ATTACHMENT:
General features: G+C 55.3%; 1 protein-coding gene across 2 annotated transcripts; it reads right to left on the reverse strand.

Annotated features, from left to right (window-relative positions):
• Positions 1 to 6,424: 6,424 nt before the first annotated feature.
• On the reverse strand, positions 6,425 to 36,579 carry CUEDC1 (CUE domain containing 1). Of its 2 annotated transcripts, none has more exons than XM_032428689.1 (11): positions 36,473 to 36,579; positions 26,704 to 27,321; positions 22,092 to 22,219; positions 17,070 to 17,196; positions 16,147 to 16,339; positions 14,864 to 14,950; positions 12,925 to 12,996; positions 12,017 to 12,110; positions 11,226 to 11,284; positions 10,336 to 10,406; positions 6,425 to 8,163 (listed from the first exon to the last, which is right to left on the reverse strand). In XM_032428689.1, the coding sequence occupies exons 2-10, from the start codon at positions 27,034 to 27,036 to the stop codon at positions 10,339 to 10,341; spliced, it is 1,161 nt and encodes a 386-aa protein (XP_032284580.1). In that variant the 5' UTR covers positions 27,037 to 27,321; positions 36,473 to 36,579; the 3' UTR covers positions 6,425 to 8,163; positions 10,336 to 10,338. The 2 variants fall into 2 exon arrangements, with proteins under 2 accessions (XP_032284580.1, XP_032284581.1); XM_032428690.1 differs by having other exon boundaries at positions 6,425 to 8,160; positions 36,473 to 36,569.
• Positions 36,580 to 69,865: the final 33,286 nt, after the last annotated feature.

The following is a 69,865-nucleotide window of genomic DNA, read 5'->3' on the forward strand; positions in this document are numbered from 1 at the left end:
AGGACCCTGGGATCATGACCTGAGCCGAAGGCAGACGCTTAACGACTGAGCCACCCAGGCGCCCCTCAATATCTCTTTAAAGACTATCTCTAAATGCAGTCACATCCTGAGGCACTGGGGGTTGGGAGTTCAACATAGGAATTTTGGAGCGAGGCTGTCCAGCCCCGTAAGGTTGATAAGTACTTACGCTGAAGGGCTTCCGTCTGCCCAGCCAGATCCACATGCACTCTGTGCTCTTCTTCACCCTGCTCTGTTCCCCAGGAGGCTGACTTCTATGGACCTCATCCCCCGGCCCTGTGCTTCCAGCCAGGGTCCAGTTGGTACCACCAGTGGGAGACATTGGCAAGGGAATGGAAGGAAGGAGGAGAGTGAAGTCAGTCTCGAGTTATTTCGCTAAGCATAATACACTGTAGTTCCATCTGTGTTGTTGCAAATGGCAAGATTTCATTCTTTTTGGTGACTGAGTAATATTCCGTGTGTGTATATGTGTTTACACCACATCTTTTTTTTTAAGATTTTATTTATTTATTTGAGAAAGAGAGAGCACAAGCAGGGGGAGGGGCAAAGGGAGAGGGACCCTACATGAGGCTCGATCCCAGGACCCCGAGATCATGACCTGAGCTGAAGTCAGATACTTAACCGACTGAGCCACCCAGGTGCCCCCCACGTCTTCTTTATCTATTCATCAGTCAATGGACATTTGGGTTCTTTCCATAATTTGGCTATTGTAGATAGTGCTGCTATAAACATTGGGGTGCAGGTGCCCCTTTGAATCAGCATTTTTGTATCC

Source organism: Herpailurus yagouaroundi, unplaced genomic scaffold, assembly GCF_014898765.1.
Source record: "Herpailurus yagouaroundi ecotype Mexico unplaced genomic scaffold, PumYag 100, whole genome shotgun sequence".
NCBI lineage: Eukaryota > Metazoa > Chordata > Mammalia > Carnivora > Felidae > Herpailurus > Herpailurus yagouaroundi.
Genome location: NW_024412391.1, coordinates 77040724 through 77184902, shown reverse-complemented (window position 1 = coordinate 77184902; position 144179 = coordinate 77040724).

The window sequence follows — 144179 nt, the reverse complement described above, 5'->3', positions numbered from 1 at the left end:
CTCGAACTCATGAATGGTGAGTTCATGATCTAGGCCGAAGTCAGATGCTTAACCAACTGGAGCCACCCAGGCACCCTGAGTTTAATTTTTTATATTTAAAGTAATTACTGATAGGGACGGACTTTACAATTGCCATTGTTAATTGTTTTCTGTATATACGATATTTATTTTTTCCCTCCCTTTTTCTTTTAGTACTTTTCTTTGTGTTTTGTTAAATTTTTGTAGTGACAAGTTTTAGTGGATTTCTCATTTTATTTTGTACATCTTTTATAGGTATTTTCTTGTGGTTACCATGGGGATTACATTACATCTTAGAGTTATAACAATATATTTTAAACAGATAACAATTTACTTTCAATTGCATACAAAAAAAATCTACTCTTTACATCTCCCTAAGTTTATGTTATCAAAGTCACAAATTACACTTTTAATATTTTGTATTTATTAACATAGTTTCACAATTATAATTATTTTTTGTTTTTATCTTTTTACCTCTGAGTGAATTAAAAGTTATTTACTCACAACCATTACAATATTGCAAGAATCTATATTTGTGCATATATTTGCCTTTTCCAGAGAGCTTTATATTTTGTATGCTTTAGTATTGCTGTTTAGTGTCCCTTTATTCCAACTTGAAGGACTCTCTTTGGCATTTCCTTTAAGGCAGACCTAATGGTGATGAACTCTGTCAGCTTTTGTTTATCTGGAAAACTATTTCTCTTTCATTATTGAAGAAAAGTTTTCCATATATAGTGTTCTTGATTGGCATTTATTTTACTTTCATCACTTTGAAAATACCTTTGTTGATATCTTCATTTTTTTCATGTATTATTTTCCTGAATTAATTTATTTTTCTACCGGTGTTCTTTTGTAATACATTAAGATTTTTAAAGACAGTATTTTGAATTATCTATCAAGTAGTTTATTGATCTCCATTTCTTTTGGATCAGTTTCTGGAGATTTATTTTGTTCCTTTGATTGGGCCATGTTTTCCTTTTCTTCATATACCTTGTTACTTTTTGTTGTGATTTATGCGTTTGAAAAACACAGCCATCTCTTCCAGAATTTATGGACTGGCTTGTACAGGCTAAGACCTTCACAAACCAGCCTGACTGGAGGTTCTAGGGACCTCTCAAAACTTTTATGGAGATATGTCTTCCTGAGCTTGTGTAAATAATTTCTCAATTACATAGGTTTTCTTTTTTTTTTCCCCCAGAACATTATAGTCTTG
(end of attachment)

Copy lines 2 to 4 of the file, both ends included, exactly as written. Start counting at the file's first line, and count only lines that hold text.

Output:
Annotated features, from left to right (window-relative positions):
• Positions 1 to 6,424: 6,424 nt before the first annotated feature.
• On the reverse strand, positions 6,425 to 36,579 carry CUEDC1 (CUE domain containing 1). Of its 2 annotated transcripts, none has more exons than XM_032428689.1 (11): positions 36,473 to 36,579; positions 26,704 to 27,321; positions 22,092 to 22,219; positions 17,070 to 17,196; positions 16,147 to 16,339; positions 14,864 to 14,950; positions 12,925 to 12,996; positions 12,017 to 12,110; positions 11,226 to 11,284; positions 10,336 to 10,406; positions 6,425 to 8,163 (listed from the first exon to the last, which is right to left on the reverse strand). In XM_032428689.1, the coding sequence occupies exons 2-10, from the start codon at positions 27,034 to 27,036 to the stop codon at positions 10,339 to 10,341; spliced, it is 1,161 nt and encodes a 386-aa protein (XP_032284580.1). In that variant the 5' UTR covers positions 27,037 to 27,321; positions 36,473 to 36,579; the 3' UTR covers positions 6,425 to 8,163; positions 10,336 to 10,338. The 2 variants fall into 2 exon arrangements, with proteins under 2 accessions (XP_032284580.1, XP_032284581.1); XM_032428690.1 differs by having other exon boundaries at positions 6,425 to 8,160; positions 36,473 to 36,569.